About two years ago I had the privilege of being asked to care for a good friend and colleague’s mother in law. It’s always hugely flattering when a physician you respect asks you to care for a loved one. I am grateful that that privilege has been offered to me many times. I’ll call this one J. for this story.
Suffice it to say that J. was quite ill. With severe autoimmune disease, terrible spinal abnormalities, limited mobility, and a long list of other debilitating problems, I met her and three daughters for the first time in the Emergency Room with serious post-operative complications after back surgery. There, a two-year journey began, working constantly to improve J’s situation, optimize her comfort, and try to restore her health as much as possible. There were some triumphs along the way, but many setbacks as well, many return trips to that Emergency Room. Ultimately, J. became severely ill, and in accordance with her own beliefs and wishes, as well as her loving family’s, was kept comfortable until her passing.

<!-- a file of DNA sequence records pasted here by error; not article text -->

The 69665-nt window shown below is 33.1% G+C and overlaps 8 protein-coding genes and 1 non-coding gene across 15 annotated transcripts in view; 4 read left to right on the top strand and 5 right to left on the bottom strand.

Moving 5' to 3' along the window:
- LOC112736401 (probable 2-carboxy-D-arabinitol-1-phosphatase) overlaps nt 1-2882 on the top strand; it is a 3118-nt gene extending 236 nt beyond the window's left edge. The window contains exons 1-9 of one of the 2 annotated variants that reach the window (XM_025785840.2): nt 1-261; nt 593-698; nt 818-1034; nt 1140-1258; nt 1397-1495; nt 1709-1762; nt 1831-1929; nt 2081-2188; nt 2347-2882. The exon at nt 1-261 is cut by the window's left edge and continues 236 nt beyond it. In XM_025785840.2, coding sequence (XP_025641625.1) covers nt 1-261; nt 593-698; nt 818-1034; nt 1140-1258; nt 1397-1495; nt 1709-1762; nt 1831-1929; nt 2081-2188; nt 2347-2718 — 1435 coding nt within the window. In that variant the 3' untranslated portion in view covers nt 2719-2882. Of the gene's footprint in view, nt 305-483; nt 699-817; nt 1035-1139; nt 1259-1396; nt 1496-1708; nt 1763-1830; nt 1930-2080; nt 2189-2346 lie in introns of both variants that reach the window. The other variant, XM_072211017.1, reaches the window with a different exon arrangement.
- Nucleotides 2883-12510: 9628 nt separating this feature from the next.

Yesterday, at her Memoriam, a celebration of life, I was among a large gathering of those who loved J and cared deeply for her and her family. A slideshow of her revealed images of a stunning young woman and the richly heartfelt life she lived. Though I would have said I knew her well, I realized how much I had missed in never knowing J when she was healthy, and in only glimpsing the depth of her connection to her large and loving family and community. It hit home – hard.
Lessons come every day to Doctors who are listening. That is why it truly is the “practice” of medicine. Despite extensive training and decades of experience, continuing education and collaborative consultation, there’s always more to know, and so much more to a person than you may ever formally see. Understanding the arc of the lives of those we care for is crucial to understanding their needs, integral to offering the best care, and, to me, the reason to become a physician in the first place. In the end, in all things, it’s the heart you bring to it that matters. Indeed, I was, and ever will remain, privileged to have been asked to help care for her.
J, and every other patient I have had and ever will have.